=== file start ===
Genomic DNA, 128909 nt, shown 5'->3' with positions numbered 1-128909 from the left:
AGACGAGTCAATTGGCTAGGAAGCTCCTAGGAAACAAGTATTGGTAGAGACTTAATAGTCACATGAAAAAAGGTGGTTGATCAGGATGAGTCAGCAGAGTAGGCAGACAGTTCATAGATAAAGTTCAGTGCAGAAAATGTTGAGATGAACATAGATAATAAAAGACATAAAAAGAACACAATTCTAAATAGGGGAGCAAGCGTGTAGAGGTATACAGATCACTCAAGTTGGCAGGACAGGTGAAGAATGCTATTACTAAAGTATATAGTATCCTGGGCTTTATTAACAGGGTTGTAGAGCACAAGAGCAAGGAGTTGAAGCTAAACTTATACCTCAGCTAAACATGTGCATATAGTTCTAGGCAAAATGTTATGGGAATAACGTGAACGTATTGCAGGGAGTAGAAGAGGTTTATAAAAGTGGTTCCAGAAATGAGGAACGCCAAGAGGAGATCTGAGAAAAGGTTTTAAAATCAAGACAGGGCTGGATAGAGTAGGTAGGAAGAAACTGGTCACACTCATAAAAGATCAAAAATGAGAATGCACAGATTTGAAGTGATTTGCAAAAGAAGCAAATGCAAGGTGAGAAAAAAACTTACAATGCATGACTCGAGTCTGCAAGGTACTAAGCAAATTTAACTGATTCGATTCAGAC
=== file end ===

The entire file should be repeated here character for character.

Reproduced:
Genomic DNA, 128909 nt, shown 5'->3' with positions numbered 1-128909 from the left:
AGACGAGTCAATTGGCTAGGAAGCTCCTAGGAAACAAGTATTGGTAGAGACTTAATAGTCACATGAAAAAAGGTGGTTGATCAGGATGAGTCAGCAGAGTAGGCAGACAGTTCATAGATAAAGTTCAGTGCAGAAAATGTTGAGATGAACATAGATAATAAAAGACATAAAAAGAACACAATTCTAAATAGGGGAGCAAGCGTGTAGAGGTATACAGATCACTCAAGTTGGCAGGACAGGTGAAGAATGCTATTACTAAAGTATATAGTATCCTGGGCTTTATTAACAGGGTTGTAGAGCACAAGAGCAAGGAGTTGAAGCTAAACTTATACCTCAGCTAAACATGTGCATATAGTTCTAGGCAAAATGTTATGGGAATAACGTGAACGTATTGCAGGGAGTAGAAGAGGTTTATAAAAGTGGTTCCAGAAATGAGGAACGCCAAGAGGAGATCTGAGAAAAGGTTTTAAAATCAAGACAGGGCTGGATAGAGTAGGTAGGAAGAAACTGGTCACACTCATAAAAGATCAAAAATGAGAATGCACAGATTTGAAGTGATTTGCAAAAGAAGCAAATGCAAGGTGAGAAAAAAACTTACAATGCATGACTCGAGTCTGCAAGGTACTAAGCAAATTTAACTGATTCGATTCAGAC